But just when we thought we had dodged the worst of it, the next shoe has fallen. The state Legislative Analyst Mac Taylor announced that due to the falling economy and declining tax revenue, state revenues will be another $8 billion lower than expect next fiscal year.
“Unfortunately, the state’s economic and revenue outlook continues to deteriorate.”
Moreover, Mr. Taylor’s report said he is “extremely reluctant to recommend that the state raise any more tax rates.” That would mean the entire budget deficit would have to be made up through spending cuts.
Friday was already supposed to be Pink Friday, in protest of the cuts to education. Perhaps Pink Friday was not descriptive enough. Perhaps for California it should be called Black Friday.
A record number of teachers–26,000 according to the Office of the Secretary of Public Instruction Jack O’Connell–were given pink slips or potential layoff notices on Friday, the last business day before the annual March 15 statutory deadline for districts to issue layoff notices for the coming school year.
“School districts up and down this state are sending out pink slips to tens of thousands of hard-working, dedicated teachers, administrators, and school staff. Cuts of this magnitude will have devastating effects in our classrooms across the state.
Before the current cuts were enacted, California already ranked 47th in the nation in per-pupil spending. These current cuts are sure to push us further down the scale. Our future depends on our ability to prepare the next generation for success in the hyper-competitive global economy. The budget crisis and the teacher layoffs we are now witnessing makes that challenge much, much harder. In order to deliver the quality education our students need we must get off this budget roller coaster and find a stable, long-term solution to education funding. Our future depends on it.”
And yet we now know that these 26,000 cuts are probably a best case scenario as the fiscal situation continues to deteriorate. Here we are just two months away from the May elections that were needed to balance the budget agreement from February and now that budget agreement is already out of date. What more can be cut from the state budget? How much more of a hit can education afford to take? Where else can we find money without trying to raise revenue?
Senate Leader Darrel Steinberg:
“We will solve the challenge outlined this morning by the Legislative Analyst with the same intensity that we solved the $42 billion problem in February. It should come as no surprise that the Nation’s economic downturn continues to severely impact California’s budget – retail sales continue to decline and unemployment continues to rise and American families lost $5.1 TRILLION in the last 3 months of 2008.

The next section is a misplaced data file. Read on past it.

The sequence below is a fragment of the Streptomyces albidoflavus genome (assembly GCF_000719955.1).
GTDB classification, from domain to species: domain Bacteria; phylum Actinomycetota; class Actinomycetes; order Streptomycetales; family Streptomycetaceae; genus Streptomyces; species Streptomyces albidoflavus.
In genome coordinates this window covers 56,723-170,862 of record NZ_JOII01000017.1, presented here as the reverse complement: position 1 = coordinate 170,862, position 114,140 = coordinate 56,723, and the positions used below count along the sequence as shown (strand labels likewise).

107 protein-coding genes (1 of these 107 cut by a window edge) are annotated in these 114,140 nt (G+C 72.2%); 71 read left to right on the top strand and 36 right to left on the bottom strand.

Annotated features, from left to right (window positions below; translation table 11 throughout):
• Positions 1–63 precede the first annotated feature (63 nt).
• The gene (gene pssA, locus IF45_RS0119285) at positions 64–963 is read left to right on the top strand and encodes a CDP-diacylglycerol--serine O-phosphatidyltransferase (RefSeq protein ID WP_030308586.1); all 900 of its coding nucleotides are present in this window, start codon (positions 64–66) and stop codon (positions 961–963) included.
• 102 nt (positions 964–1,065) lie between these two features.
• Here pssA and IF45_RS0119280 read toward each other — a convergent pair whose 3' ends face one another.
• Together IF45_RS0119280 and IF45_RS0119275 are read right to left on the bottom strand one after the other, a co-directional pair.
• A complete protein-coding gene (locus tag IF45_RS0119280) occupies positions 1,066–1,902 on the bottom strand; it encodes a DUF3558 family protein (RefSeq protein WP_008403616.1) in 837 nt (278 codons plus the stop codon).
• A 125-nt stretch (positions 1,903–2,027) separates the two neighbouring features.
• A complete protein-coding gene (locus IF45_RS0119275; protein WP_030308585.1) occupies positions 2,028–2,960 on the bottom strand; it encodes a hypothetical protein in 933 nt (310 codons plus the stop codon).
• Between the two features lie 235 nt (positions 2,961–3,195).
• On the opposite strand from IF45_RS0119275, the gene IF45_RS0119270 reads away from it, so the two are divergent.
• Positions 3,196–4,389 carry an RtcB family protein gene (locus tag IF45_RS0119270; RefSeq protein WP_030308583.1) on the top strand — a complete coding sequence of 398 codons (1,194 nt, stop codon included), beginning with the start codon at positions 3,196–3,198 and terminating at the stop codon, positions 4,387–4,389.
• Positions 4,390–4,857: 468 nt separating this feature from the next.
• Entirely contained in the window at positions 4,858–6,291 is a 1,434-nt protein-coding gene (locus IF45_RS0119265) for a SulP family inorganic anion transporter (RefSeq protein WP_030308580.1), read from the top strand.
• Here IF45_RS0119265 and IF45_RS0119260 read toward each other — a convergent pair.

Like thousands of businesses and millions of families, state government has less money to spend. But moms and dads will continue to get their kids off to school. Sick people will need an emergency room. There will be fires to put out. Criminals to prosecute. And elderly people to care for. Fortunately, the action we took in February makes what we face more manageable.”
But how much more manageable? What is left to cut?
Hilary McLean, spokeswoman for state Superintendent of Public Instruction Jack O’Connell said yesterday that schools were already counting on the federal funds for a more immediate purpose, easing billions in cuts necessitated by last month’s budget deal. Even before the new round of numbers, public schools were expected to take a $5 billion hit in program cuts in the next budget. Now that is going to get much worse.
“To say that’s suddenly going to be used to backfill further cuts would be a major blow to schools that already are on their knees with the cuts that have been made.”
What does that mean for Davis? As we reported yesterday, already the teachers and other employees were weighing in on the possibility of taking a pay cut. However, the suggestion started moving around the district that because the district pulled back eight of the PKS notices, that meant that the district had found more money. That is far from the truth.
The way this works is that the district has to notice everyone within the scheduled cut group who has the same seniority level. Once it gets discovered who is transferring and who is on leave they can adjust the list. That is all that happened yesterday.
In fact on the contrary it would seem that the world is about to get worse rather than better. We have no way of knowing what the result is going to be from the latest $8 billion shortfall. We also have no way of knowing if this is going to be the bottom for the next fiscal year or if there will be yet another downward adjustment before the May revise comes in.
How much of that $8 billion will come from education? What else is there going to be to cut? Those are unanswered questions, but the district may have to deal realistically with an additional $1 million that it has to cut. That means perhaps another 10 teachers on the block. Or perhaps the teachers can step up and do what people have done across the state and take pay cut. I just do not know how bad things are about to get. But as they said last week, I really do not think we have seen the worst of this.
—David M. Greenwald reporting